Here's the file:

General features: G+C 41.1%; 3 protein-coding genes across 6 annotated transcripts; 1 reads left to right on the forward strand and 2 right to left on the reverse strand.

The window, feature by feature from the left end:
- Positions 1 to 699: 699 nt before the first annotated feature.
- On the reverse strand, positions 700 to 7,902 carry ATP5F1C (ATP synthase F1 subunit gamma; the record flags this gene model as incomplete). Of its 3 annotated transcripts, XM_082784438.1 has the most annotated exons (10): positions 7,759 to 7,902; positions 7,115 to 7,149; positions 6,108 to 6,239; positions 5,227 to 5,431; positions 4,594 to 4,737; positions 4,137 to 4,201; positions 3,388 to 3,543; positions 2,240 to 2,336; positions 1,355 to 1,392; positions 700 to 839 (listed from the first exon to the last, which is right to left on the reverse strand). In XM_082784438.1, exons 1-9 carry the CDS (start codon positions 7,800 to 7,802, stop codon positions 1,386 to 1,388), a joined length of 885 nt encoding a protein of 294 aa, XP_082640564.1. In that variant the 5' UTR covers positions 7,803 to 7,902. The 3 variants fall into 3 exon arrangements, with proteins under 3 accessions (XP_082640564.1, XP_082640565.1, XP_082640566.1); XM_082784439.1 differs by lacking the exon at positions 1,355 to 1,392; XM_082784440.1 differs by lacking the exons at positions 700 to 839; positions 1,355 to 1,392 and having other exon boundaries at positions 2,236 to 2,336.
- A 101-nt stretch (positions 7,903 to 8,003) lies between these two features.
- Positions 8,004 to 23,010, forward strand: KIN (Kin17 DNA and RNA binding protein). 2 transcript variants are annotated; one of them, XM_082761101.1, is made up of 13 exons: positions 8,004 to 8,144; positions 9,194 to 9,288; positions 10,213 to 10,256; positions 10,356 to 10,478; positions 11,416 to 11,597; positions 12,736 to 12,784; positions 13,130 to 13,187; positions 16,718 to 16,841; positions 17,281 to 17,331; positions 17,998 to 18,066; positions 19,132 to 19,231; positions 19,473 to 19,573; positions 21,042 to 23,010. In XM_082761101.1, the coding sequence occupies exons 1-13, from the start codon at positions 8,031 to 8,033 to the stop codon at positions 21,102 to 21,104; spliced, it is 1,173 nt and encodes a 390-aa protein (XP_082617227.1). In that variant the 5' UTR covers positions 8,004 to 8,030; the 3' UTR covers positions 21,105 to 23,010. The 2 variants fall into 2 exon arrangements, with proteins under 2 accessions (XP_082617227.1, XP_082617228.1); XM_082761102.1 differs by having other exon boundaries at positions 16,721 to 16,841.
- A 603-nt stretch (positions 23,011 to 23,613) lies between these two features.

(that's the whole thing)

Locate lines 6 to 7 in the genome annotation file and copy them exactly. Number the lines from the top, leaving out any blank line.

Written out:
- Positions 8,004 to 23,010, forward strand: KIN (Kin17 DNA and RNA binding protein). 2 transcript variants are annotated; one of them, XM_082761101.1, is made up of 13 exons: positions 8,004 to 8,144; positions 9,194 to 9,288; positions 10,213 to 10,256; positions 10,356 to 10,478; positions 11,416 to 11,597; positions 12,736 to 12,784; positions 13,130 to 13,187; positions 16,718 to 16,841; positions 17,281 to 17,331; positions 17,998 to 18,066; positions 19,132 to 19,231; positions 19,473 to 19,573; positions 21,042 to 23,010. In XM_082761101.1, the coding sequence occupies exons 1-13, from the start codon at positions 8,031 to 8,033 to the stop codon at positions 21,102 to 21,104; spliced, it is 1,173 nt and encodes a 390-aa protein (XP_082617227.1). In that variant the 5' UTR covers positions 8,004 to 8,030; the 3' UTR covers positions 21,105 to 23,010. The 2 variants fall into 2 exon arrangements, with proteins under 2 accessions (XP_082617227.1, XP_082617228.1); XM_082761102.1 differs by having other exon boundaries at positions 16,721 to 16,841.
- A 603-nt stretch (positions 23,011 to 23,613) lies between these two features.